Series: 1917: The view from the streets

Read leaflets, statements and other documents from the 1917 Russian Revolution in a series edited by John Riddell.
  • A Bolshevik appeal finds an echo in the streets

    Two proclamations issued in Petrograd show how the radicalization of workers and soldiers led more people to the Bolsheviks.

  • Responses to the July Days uprising

    Two appeals from 100 years ago show the deepening conflict among Russian socialists as a new struggle for power took place.

  • The Bolsheviks retreat in order to advance

    The Bolsheviks' response to repression after the July Days uprising was to avoid provocations and prepare for future struggle.

  • On the left sat the Bolsheviks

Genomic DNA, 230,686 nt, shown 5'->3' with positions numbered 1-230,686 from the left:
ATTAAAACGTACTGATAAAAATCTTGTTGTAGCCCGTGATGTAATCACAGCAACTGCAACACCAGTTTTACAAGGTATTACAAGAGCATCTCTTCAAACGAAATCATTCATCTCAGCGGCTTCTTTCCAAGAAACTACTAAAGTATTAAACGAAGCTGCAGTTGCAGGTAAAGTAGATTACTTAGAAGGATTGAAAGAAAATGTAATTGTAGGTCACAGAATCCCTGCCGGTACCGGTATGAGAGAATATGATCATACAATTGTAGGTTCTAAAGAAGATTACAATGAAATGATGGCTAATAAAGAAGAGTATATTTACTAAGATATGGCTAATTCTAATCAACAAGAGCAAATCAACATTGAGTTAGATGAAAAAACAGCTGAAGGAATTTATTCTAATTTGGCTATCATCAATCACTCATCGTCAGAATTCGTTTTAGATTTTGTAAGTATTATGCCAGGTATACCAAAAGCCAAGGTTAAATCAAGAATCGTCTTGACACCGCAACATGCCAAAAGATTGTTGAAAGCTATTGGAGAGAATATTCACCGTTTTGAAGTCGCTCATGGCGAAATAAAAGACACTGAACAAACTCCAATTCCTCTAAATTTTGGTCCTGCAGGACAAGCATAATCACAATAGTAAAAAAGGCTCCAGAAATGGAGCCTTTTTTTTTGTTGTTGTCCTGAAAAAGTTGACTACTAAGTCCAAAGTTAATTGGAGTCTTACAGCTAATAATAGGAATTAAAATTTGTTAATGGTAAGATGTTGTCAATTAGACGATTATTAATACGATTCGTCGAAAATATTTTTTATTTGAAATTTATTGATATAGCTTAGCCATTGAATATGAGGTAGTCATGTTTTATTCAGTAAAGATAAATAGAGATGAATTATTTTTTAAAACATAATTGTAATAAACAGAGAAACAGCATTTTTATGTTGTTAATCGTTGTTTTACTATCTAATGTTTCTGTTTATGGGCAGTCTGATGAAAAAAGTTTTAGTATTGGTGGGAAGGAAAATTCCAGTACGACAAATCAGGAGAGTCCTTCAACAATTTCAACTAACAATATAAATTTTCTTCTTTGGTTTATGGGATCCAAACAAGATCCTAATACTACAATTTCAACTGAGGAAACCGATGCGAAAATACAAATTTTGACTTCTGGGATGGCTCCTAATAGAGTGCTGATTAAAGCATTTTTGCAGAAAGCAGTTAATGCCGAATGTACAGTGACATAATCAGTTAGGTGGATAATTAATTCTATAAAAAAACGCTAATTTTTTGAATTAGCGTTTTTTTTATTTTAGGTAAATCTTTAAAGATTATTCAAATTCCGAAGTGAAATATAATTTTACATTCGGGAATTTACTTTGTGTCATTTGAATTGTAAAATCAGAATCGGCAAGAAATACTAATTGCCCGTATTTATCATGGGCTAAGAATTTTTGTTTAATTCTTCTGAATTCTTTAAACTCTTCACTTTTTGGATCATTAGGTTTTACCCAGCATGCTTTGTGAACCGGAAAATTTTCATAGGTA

An eyewitness to the Russian Revolution describes how the Petrograd of the workers developed a different attitude to Bolshevism.

  • The soldiers in revolt

    A witness to the Russian Revolution learns about the grim toll of the First World War and the spreading revolt in the Tsar's armies.

  • Comrades of the sea

    A journalist in revolutionary Russia in 1917 describes his encounters sailors who were part of the struggle to make the world anew.

  • The mighty cry of "All power to the Soviets"

    A witness to the revolution tells how failing confidence in the Provisional Government was replaced by hope in workers' councils.

  • Making a new date in history

    An American journalist who witnessed the Russian Revolution describes the day when a workers' government was finally achieved.

  • The taking of the Winter Palace

    The old order's last holdouts surrendered at the Tsar's palace in Petrograd--which was protected as the property of all the people.

  • The red convicts of Cherm

    An American journalist in Russia during the revolution describes a visit to a penal colony that was transformed by workers' power.